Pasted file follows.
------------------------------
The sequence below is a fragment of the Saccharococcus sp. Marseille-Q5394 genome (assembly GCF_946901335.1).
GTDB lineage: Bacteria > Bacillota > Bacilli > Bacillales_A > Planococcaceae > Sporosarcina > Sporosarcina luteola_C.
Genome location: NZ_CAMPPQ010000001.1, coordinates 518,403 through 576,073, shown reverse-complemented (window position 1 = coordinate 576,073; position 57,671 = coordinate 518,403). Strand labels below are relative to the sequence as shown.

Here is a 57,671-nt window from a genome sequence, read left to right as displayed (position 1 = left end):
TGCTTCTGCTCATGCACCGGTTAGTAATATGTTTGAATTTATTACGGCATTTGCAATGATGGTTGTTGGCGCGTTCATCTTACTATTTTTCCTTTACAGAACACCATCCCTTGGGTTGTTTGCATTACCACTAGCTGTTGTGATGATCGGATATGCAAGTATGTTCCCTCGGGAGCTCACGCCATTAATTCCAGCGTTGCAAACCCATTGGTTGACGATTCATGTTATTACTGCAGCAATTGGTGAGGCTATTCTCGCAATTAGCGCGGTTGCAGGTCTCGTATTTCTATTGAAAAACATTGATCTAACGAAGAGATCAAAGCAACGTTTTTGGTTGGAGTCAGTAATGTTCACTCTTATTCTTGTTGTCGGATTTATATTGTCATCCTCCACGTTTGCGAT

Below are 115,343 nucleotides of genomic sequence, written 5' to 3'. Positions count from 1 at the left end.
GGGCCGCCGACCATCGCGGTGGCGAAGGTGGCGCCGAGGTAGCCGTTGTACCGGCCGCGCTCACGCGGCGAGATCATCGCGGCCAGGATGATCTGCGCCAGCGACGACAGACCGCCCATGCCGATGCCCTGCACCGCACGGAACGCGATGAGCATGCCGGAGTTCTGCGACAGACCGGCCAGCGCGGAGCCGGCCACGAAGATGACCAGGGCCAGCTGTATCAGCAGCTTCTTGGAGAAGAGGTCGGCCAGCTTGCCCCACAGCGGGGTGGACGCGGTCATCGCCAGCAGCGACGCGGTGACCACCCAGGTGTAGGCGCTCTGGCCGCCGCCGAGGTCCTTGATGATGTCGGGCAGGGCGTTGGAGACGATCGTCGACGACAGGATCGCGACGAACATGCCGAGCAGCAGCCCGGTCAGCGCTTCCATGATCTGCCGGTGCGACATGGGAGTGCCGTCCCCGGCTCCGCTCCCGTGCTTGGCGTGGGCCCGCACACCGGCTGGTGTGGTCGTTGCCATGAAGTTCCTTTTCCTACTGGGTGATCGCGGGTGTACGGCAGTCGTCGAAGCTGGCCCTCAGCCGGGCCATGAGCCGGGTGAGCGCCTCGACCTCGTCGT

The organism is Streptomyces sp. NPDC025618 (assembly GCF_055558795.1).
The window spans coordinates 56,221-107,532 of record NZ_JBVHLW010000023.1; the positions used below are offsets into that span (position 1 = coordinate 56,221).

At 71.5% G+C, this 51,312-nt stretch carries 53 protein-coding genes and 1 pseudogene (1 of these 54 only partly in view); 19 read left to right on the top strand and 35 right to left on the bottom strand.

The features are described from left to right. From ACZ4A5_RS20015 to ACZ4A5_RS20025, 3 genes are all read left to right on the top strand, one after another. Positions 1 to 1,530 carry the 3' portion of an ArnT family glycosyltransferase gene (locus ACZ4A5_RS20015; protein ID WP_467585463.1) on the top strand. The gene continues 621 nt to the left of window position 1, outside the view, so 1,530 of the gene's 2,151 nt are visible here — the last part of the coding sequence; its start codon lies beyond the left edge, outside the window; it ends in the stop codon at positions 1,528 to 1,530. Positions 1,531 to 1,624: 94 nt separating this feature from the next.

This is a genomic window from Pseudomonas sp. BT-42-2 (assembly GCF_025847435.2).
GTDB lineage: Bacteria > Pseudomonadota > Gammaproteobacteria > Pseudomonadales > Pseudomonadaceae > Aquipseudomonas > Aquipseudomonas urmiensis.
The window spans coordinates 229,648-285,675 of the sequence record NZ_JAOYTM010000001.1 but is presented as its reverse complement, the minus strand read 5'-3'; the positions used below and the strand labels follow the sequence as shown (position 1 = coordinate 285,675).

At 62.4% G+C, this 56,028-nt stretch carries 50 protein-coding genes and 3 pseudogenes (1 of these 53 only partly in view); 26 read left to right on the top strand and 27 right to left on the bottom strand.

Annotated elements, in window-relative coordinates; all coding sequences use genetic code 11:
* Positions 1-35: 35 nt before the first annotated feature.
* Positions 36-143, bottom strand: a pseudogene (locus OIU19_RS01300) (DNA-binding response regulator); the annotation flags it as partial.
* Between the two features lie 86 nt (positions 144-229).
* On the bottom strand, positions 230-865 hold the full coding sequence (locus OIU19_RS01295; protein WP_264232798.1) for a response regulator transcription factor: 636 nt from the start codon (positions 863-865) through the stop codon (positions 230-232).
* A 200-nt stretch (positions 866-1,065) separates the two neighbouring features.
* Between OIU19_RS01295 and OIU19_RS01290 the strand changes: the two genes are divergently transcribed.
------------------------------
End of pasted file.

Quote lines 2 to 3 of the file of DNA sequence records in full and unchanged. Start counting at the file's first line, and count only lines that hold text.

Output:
GTDB lineage: Bacteria > Bacillota > Bacilli > Bacillales_A > Planococcaceae > Sporosarcina > Sporosarcina luteola_C.
Genome location: NZ_CAMPPQ010000001.1, coordinates 518,403 through 576,073, shown reverse-complemented (window position 1 = coordinate 576,073; position 57,671 = coordinate 518,403). Strand labels below are relative to the sequence as shown.